3. When the students have completed the worksheet, discuss questions they may have. Then ask the class to consider the two documents together and to discuss the following questions: a. What privileges and immunities of citizens were of paramount interest to the creators of these documents more than 100 years ago? How are they similar or different from the list brainstormed by the class? b. Ours is a nation of laws that people may disagree with and work to change, but may not disobey with impunity. What do these documents reveal about the legal avenues available to people of the Reconstruction era for pursuing an extension of the privileges and immunities of citizens? What do these documents reveal about the methods of those who opposed the extension of such privileges? c. It is sometimes said that we stand on the shoulders of those who have gone before us. Citizens of the Reconstruction era failed in their efforts to extend Bill of Rights protections against state acts. Were their efforts futile, or did later personal liberties advocates or civil rights movements benefit from the efforts of these earlier citizens?

4. Use one or both of the activities below for further research: Assign one or two good students to find out what political parties have said about citizens’ rights in their party platforms in a particular election and report their findings to the class. For example, they may wish to locate the black civil rights planks of the 1872 Republican and Democratic platforms alluded to in the Cleveland, TN, petition. Most major library systems should have the two-volume National Party Platforms: 1840-1984, and may have recent Republican Party official convention proceedings. Democratic state committees have the party’s most recent platforms. Or, students may wish to contact the Democratic National Committee’s research office or the Republican National Committee’s archives office in Washington, DC.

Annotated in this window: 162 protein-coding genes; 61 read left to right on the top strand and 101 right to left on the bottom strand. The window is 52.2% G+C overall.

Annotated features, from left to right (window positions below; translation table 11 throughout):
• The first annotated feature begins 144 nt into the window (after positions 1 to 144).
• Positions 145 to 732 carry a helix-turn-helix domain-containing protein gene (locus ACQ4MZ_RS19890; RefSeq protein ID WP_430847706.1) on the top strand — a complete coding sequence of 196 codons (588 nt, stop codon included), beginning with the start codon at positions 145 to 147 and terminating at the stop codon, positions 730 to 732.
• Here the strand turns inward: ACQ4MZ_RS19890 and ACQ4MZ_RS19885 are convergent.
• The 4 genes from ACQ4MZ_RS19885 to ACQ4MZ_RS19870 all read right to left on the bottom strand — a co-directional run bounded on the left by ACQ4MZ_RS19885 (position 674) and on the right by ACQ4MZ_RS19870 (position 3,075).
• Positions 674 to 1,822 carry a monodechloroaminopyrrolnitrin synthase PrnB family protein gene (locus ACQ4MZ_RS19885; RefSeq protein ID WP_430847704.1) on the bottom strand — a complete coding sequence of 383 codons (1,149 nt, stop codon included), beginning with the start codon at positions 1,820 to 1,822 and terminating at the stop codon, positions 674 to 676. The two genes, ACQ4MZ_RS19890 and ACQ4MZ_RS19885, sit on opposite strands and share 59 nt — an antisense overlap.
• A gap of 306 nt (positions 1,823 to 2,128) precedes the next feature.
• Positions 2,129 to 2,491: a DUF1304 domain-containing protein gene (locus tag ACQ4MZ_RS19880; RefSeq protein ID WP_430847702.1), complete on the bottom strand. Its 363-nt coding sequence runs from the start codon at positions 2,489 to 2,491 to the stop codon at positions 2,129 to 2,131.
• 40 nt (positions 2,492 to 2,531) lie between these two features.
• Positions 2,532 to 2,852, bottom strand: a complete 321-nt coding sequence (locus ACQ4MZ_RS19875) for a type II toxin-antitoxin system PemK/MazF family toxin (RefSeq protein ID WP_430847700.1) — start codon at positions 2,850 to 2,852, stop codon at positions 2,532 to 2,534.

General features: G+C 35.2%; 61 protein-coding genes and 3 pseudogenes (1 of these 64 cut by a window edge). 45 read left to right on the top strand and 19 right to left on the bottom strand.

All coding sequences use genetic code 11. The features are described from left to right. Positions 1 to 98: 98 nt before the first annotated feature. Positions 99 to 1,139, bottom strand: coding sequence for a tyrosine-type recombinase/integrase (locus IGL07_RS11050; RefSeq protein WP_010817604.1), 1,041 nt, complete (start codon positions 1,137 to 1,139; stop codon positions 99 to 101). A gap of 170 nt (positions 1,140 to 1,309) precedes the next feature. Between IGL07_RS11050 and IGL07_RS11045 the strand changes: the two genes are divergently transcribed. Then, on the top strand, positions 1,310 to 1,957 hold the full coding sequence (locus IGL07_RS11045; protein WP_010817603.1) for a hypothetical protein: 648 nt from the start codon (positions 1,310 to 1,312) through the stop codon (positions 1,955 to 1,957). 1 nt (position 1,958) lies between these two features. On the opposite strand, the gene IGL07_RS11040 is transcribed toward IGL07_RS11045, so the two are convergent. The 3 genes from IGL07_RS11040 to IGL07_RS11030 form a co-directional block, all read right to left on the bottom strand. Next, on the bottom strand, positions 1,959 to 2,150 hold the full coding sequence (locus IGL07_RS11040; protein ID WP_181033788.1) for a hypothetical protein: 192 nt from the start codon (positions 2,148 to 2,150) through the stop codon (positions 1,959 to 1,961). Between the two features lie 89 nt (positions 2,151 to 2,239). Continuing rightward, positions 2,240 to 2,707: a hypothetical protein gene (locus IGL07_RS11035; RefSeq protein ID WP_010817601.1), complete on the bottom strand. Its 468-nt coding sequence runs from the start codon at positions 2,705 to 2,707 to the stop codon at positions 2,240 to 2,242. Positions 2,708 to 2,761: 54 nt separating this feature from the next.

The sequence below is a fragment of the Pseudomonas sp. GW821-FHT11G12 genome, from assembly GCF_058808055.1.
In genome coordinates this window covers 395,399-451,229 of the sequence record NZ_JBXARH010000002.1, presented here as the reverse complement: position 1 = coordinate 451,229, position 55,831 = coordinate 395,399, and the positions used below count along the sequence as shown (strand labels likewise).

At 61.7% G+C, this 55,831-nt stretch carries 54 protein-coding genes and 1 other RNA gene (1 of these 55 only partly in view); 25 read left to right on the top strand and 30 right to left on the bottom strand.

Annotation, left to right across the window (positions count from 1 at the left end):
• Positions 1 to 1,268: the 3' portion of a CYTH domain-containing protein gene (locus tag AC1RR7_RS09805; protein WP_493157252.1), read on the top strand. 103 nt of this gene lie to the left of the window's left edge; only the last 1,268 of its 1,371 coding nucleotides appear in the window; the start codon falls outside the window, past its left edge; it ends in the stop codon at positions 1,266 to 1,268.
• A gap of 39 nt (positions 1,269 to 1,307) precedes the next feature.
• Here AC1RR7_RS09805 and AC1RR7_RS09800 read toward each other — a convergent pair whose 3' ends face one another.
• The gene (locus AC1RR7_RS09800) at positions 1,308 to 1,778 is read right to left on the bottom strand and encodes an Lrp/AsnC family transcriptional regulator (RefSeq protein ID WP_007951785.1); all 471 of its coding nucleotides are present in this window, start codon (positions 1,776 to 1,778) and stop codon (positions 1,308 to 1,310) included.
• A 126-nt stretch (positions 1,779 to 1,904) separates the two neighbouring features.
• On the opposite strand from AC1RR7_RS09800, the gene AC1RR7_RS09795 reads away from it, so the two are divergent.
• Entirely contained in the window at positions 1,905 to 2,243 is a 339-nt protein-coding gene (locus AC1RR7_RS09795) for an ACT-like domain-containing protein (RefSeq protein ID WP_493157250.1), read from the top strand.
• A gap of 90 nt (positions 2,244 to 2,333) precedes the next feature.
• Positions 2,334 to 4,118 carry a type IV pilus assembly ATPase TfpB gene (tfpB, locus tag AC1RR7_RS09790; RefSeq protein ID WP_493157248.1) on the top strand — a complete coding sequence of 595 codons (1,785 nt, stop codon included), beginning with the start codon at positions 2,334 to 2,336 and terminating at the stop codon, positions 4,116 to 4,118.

b. Assign a student to check the current constitution of your state to see what rights are guaranteed to citizens of the state and to share the information with the class. In the report, the student should compare and contrast state privileges and immunities with those of U.S. citizens and compare and contrast the protection provided in the state by the class in activity one.

This lesson has been adapted from an exercise included in The Bill of Rights: Evolution of Personal Liberties developed and published by the National Archives and Records Administration.


Click the image to view a larger version


Click the image to view a larger version


Click the image to see a printable, full-page version of this teaching activity

Contents:

Download Options


Title: Teaching With Documents, Volume 2

Select an option:

*Note: A download may not start for up to 60 seconds.

Email Options


Title: Teaching With Documents, Volume 2

Select an option:

Email addres:

*Note: It may take up to 60 seconds for for the email to be generated.

Chicago: "Reconstruction, the Fourteenth Amendment, and Personal Liberties," Teaching With Documents, Volume 2 in Teaching With Documents: Using Primary Sources from the National Archives, ed. Wynell B. Schamel (Washington, D.C.: National Archives Trust Fund Board for the National Archives and Records Administration and National Council for the Social Studies, 1998), 43–47. Original Sources, accessed December 9, 2019, http://originalsources.com/Document.aspx?DocID=QMTNQNK8C1KFYZ3.

MLA: . "Reconstruction, the Fourteenth Amendment, and Personal Liberties." Teaching With Documents, Volume 2, in Teaching With Documents: Using Primary Sources from the National Archives, edited by Wynell B. Schamel, Vol. 2, Washington, D.C., National Archives Trust Fund Board for the National Archives and Records Administration and National Council for the Social Studies, 1998, pp. 43–47. Original Sources. 9 Dec. 2019. originalsources.com/Document.aspx?DocID=QMTNQNK8C1KFYZ3.

Harvard: , 'Reconstruction, the Fourteenth Amendment, and Personal Liberties' in Teaching With Documents, Volume 2. cited in 1998, Teaching With Documents: Using Primary Sources from the National Archives, ed. , National Archives Trust Fund Board for the National Archives and Records Administration and National Council for the Social Studies, Washington, D.C., pp.43–47. Original Sources, retrieved 9 December 2019, from http://originalsources.com/Document.aspx?DocID=QMTNQNK8C1KFYZ3.